What is point of a Tribune article, even one that makes some good points, when the Labour Party – apparently at almost every level – just doesn’t get it?

Most Labour voters do not hate their country. Most Labour voters do not want statues pulled down. Most Labour voters do not want unfettered immigration. Most Labour voters, `I suggest, are as appalled as most Tory voters at the sight of the Leader of the Opposition taking the knee, and feel far more affinity for Raab when he says the only person he bends the knee to is the Queen.

If you are going to write for Tribune, start thinking about how to get a few more votes next time, or exit the political stage altogether.

A Labour Party that is intellectually and morally pure but only so in the eyes of a few idealists is NEVER going to get power. You hear? NEVER.

That means that the Conservative party – an increasingly corrupt Conservative party – will hang on to power indefinitely.

Not a single Labour MP will ever again know what it is like to be in government.

The Labour Party will do no good for anyone in this country ever again, and it will only have itself to blame.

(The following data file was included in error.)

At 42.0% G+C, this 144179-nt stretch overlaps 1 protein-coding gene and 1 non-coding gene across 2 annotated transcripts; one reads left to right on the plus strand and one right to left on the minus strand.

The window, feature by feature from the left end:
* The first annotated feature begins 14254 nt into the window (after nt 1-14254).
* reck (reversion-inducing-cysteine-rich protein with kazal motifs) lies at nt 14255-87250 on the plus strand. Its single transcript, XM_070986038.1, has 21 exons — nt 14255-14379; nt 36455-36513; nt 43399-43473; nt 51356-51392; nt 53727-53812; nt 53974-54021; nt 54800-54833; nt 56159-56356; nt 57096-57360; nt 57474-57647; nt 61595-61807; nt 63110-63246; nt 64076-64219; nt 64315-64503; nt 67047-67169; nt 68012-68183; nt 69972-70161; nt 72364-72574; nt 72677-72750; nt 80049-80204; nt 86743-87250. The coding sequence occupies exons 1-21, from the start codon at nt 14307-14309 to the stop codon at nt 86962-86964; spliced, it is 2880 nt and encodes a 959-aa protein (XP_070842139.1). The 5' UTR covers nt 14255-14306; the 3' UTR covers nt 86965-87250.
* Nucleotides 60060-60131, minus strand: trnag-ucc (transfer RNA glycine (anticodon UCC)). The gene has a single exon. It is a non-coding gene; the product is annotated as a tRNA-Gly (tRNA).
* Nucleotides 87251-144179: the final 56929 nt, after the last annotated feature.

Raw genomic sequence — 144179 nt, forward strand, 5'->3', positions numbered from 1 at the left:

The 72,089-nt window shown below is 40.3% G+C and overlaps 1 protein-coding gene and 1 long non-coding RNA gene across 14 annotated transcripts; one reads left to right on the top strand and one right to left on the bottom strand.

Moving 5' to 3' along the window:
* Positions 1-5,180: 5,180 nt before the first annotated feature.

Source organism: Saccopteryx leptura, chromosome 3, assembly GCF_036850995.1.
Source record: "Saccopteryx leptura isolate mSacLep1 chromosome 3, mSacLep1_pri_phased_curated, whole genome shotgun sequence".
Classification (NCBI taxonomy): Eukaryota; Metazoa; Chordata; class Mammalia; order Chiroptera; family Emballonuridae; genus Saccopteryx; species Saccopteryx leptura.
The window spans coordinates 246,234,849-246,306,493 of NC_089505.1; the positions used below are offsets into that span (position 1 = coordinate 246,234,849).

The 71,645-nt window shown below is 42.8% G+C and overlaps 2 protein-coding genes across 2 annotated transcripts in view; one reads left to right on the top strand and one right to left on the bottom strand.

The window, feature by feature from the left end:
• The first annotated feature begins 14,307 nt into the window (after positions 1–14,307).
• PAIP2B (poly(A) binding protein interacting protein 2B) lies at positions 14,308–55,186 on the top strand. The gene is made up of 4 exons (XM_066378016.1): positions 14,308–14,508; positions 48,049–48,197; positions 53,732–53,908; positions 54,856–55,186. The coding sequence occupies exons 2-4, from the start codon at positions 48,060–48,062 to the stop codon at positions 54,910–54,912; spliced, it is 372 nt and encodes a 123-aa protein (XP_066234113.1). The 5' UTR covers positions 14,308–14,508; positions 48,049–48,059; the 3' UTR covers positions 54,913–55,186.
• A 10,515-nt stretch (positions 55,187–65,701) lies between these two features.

Ps. Mr Starmer – taking the knee was, and remains, a resigning matter.
You will lead labour to another defeat if you stay.

Last edited 1 year ago by Kremlington Swan
matthewspring
matthewspring
1 year ago

I take some degree of comfort in knowing that neither Starmer nor anyone else in a position of significance in the Labour Party will ever read this. For it is, every word of it (excepting the alleged ‘corruption’ at the heart of the Conservative Party), absolutely true.

Last edited 1 year ago by matthewspring
Kremlington Swan
Kremlington Swan
1 year ago
Reply to  matthewspring

See the ‘politics of confusion’ for justification of my statement that there is corruption at the heart of the Conservative party.
I do not mean the party itself is corrupt, only that at the dead centre of it, in Number Ten, there is corruption.

It is not the petty corruption of blagging some free wallpaper or a few posh dinners at the Ritz, but corruption that is deep as the deepest ocean ravine.
All the world’s a stage, you see. That was the insight picked up and given new significance by Putin’s deputy ring master. What matters is to be accepted as the director. You can make the players do anything you like if you are accepted as director. You can even put them through agony if you are accepted as director. In fact, it helps if you do put them through agony. The more you make them rely on your judgement the more surrendered they are to it, until it becomes unthinkable that they should be deciding what to do themselves.